Econoblog features this interesting dialogue between Arnold Kling and Max Sawicky. Arnold’s comments are interesting but I still preferred Max’s dialogue with Andrew Samwick (see link to Voxbaby over at the right). In several places, I wanted to take exception to Arnold’s comments and each case except one, Max made my point better than I could. But he let this go:
The way I would put it is that politicians have three credit cards — three ways of buying votes today and paying later. This involves making promises that will have to be redeemed by taxes collected in the future. Those three credit cards are the general budget, Social Security and Medicare. Changing Social Security from a transfer scheme to one with personal accounts serves to take away the politicians’ Social Security Credit Card. They no longer would have the authority to promise benefits out of future Social Security taxes. Incidentally, the tab that they already have run up would be moved over to the General Budget Credit Card, so that current benefits would wind up paid out of general revenues, which is something you said that you favor.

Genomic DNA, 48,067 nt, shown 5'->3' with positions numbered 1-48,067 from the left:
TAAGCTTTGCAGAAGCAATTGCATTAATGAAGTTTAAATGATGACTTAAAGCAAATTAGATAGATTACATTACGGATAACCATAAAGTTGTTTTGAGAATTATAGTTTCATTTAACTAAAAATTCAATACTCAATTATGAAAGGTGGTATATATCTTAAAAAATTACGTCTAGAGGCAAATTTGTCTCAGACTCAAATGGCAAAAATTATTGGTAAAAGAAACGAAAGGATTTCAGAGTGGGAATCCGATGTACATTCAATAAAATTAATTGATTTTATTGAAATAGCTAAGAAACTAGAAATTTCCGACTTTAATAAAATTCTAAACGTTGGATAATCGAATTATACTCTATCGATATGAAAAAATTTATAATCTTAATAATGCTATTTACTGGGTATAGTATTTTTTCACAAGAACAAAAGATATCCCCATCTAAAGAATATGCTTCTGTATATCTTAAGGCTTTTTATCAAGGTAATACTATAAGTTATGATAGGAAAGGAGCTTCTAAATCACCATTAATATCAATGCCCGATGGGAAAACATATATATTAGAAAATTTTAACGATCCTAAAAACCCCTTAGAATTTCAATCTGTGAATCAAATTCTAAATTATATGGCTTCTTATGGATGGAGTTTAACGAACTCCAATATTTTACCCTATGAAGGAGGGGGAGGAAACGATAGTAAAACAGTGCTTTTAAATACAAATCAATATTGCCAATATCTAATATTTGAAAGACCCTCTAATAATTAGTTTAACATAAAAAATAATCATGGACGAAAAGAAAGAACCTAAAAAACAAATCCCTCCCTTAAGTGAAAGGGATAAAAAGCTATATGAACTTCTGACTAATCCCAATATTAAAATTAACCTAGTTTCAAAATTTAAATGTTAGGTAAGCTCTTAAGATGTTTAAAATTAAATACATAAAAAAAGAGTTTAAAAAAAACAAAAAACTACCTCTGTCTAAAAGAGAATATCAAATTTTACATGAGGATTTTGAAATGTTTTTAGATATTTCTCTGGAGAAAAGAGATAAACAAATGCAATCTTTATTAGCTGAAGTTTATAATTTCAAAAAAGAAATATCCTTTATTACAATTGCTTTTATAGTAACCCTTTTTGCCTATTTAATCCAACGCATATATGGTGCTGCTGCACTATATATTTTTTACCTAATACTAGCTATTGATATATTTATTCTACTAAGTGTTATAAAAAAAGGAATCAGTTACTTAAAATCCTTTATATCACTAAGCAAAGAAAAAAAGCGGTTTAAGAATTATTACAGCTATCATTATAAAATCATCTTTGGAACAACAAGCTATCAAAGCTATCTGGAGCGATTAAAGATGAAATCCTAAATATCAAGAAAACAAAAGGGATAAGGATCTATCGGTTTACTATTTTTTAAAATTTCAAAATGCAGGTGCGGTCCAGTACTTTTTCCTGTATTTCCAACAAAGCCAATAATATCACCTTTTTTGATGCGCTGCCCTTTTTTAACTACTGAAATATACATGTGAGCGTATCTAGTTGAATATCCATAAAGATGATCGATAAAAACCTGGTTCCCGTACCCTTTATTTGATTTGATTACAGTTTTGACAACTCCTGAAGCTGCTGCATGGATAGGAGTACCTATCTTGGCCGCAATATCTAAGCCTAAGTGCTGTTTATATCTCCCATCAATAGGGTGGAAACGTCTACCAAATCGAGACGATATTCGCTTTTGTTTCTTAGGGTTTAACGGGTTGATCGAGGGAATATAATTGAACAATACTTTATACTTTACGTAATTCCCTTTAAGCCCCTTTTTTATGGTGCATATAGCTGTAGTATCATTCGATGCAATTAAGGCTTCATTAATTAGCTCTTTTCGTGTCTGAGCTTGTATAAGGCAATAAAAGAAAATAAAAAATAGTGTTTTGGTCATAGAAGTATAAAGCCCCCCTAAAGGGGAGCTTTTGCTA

Three credit cards or just two? Let me suggest a hypothetical romance between some fun-loving lad named George who did have two credit cards (general budget and Medicare) and some frugal lass named Nell who had a bank account that she continually contributed to (Social Security). George has run up his credit cards and continues to spend more than he earns. Nell, on the other hand, plans to add to her bank account for the next fifteen years and then retire off of her savings. I would suspect privatization proponents such as Arnold and Robert Barro would consider it inappropriate for George to use Nell’s bank account to fund his lavish life style.
But there is a big difference between their versions of privatization and the Three-card Monte scheme of the Bush Republicans. This was Max’s point here. But does David Altig implicitly support this massive transfer of wealth when he writes this:
The gap between payroll tax receipts and benefits is presently scheduled for 2018, not 2042
Back to George and Nell. Suppose Nell wishes to marry George. Arnold’s point seems to be that such a marriage drags her bank account into George’s financial irresponsibility. But does it? The analogy to Al Gore’s “lockbox” would be a prenuptial stipulating that George could not tap Nell’s back account to pay off his credit cards and requiring George to end his financial irresponsibility. This might work out if George were President George Washington, but then the current President is named George W. Bush.